Figure 1 shows the air nicotine levels in homes where during the measurement weeks, no smoking had been reported, and in homes where smoking of 5–10 cigarettes per day and >10 cigarettes per day had been reported. Air nicotine levels in non-smoking homes were very low, the highest being 0.20 μg/m3, and only 10 of the 45 concentrations being at or above the LOD. Figure 2 shows the distribution of air nicotine levels in homes where according to the questionnaire no smoking occurred, and in homes where 5–10 and >10 cigarettes per day were smoked, respectively. Apart from a 1.20 μg/m3 concentration, which was related to smoking at a birthday party during the measurement period, the highest concentration was 0.20 μg/m3 in the non-smoking homes, and only 12 of the 42 concentrations were at or above the detection limit.
This study shows excellent agreement between regular smoking in the home as reported by parents in a questionnaire, and smoking in the home as reported during a later period of 2 weeks during which air nicotine measurements were conducted. Agreement between reported smoking (either in the questionnaire or during the measurements) and air nicotine concentrations was also good, supporting the validity of the smoking data reported in the questionnaire. Air nicotine concentrations increased in a dose-dependent fashion with the number of cigarettes reported to have been smoked.
We did not collect data on ventilation patterns and air volume of living rooms. Differences in these variables might have contributed to the variation in indoor nicotine levels in the smokers’ homes.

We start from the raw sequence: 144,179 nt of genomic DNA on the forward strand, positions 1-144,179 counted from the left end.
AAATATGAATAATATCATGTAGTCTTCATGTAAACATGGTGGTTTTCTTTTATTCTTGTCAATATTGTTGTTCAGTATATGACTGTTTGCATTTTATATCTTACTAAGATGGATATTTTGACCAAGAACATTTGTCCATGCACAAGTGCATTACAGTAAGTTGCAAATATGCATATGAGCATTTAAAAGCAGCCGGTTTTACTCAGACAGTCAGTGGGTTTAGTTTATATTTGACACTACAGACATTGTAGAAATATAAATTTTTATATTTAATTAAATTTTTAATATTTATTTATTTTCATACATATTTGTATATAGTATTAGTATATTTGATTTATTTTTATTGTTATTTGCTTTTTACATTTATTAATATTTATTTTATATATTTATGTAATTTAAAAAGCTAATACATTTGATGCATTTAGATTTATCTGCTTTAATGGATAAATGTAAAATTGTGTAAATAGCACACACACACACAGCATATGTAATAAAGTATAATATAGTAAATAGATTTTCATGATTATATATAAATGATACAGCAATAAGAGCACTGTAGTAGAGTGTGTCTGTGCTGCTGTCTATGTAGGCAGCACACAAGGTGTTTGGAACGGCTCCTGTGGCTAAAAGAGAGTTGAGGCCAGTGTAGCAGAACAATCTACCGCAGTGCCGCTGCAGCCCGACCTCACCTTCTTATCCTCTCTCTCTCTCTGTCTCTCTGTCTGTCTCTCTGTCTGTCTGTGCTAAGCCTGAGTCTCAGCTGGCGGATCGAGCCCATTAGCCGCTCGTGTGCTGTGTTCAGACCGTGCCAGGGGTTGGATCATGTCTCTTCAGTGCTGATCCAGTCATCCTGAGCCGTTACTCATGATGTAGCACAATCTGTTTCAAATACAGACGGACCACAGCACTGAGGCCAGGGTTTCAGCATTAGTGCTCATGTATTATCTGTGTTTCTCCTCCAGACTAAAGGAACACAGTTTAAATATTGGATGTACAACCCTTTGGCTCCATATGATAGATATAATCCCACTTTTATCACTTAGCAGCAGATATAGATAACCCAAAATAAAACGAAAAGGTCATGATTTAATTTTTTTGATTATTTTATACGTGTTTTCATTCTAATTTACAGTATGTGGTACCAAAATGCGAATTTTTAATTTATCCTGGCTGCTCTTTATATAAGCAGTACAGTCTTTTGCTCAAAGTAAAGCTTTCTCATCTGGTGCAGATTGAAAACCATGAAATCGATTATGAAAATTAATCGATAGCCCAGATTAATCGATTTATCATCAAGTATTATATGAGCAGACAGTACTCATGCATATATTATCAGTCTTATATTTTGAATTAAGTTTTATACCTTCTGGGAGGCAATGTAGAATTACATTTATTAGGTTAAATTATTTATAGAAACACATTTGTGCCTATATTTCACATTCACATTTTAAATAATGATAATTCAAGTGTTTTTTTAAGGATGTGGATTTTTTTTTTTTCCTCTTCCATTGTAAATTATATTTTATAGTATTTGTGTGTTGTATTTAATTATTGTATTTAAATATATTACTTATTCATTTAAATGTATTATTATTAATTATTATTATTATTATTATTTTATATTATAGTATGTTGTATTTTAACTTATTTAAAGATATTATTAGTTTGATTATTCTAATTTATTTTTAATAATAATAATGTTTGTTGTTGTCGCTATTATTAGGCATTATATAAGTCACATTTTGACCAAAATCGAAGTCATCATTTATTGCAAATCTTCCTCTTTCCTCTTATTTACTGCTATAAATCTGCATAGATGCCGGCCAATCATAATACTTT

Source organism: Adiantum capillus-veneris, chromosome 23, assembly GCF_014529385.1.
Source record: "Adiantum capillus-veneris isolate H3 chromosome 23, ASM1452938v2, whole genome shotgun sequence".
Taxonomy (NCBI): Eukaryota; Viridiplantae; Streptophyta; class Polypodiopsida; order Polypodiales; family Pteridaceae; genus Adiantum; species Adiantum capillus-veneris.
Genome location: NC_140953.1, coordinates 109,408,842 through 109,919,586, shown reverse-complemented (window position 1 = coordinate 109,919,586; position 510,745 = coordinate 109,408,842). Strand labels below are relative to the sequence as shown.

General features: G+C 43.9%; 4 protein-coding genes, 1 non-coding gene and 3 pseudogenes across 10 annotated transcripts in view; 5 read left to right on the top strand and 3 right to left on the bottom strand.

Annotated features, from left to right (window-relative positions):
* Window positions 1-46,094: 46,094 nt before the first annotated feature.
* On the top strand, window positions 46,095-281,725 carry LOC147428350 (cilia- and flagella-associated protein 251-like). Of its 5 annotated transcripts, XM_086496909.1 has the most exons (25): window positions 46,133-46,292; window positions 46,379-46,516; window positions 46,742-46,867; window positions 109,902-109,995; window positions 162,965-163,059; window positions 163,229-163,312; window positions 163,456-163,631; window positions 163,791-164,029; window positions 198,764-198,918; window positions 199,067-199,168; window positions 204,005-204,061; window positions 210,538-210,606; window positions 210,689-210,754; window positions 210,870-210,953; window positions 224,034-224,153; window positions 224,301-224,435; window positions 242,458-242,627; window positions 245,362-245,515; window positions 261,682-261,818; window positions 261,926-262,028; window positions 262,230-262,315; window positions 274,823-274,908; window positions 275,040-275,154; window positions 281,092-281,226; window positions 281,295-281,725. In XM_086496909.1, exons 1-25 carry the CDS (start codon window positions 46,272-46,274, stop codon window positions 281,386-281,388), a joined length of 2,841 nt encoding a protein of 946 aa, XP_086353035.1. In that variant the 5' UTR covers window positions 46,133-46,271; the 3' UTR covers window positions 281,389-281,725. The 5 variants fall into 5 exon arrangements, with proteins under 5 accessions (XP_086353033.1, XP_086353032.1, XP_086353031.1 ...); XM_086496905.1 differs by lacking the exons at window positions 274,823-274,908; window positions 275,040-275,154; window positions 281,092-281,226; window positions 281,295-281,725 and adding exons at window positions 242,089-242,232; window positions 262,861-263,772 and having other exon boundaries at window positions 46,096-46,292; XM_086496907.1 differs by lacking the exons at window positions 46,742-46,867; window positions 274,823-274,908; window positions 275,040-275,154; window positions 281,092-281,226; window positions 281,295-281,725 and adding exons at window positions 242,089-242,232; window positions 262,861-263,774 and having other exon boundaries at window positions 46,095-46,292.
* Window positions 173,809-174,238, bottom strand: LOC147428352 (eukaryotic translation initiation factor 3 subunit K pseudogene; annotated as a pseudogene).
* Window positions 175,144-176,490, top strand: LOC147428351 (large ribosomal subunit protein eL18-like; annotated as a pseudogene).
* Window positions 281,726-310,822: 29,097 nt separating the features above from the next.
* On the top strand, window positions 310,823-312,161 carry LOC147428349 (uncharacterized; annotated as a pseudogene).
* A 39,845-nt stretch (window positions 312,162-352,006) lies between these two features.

Previous studies on the validity of questionnaires on ETS exposure have reported varying results, possibly related to symptom status and age of the children whose parents had been interviewed. 2–4 Our results suggest that parents of very young children without diagnosed asthma, for the most part, do not under-report smoking in the home.
We conclude that the questionnaire that we have administered to the parents of our index children when they were 3 months of age is a valid and reliable tool to elicit information about ETS exposure of the children in our birth cohort study at that young age.
1. Jaakkola MS, Jaakkola JJ. Assessment of exposure to environmental tobacco smoke. Eur Respir J 1997; 10:2384–2397.
2. Nafstad P, Botten G, Hagen JA, Zahlsen K, Nilsen OG, Silsand T, Kongerud J. Comparison of three methods for estimating environmental tobacco smoke exposure among children aged between 12 and 36 months. Int J Epidemiol 1995; 24:88–94.
3. Clark SJ, Warner JO, Dean TP. Passive smoking amongst asthmatic children. Questionnaire or objective assessment? Clin Exp Allergy 1994; 24:276–280.
4. Marbury MC, Hammond SK, Haley NJ. Measuring exposure to environmental tobacco smoke in studies of acute health effects. Am J Epidemiol 1993; 137:1089–1097.
5. Emerson JA, Hovell MF, Meltzer SB, Zakarian JM, Hofstetter CR, Wahlgren DR, Leaderer BP, Meltzer EO. The accuracy of environmental tobacco smoke exposure measures among asthmatic children. J Clin Epidemiol 1995; 48:1251–1259.
6. O’Connor TZ, Holford TR, Leaderer BP, Hammond SK, Bracken MB. Measurement of exposure to environmental tobacco smoke in pregnant women. Am J Epidemiol 1995; 142:1315–1321.
7. Hammond SK, Leaderer BP. A diffusion monitor to measure exposure to passive smoking. Environ Sci Technol 1987; 21:494–497.
The PIAMA study is a combined effort of the Wageningen University, the Sophia Children’s Hospital of the Rotterdam Medical School (Herman J. Neijens and Johan C. de Jongste), the Beatrix Children’s Hospital of the Groningen University Medical School (Jorrit Gerritsen), the Central Laboratory of the Red Cross Blood Transfusion Service (Rob C. Aalberse) and the National Institute of Public Health and the Environment (Henriette A. Smit).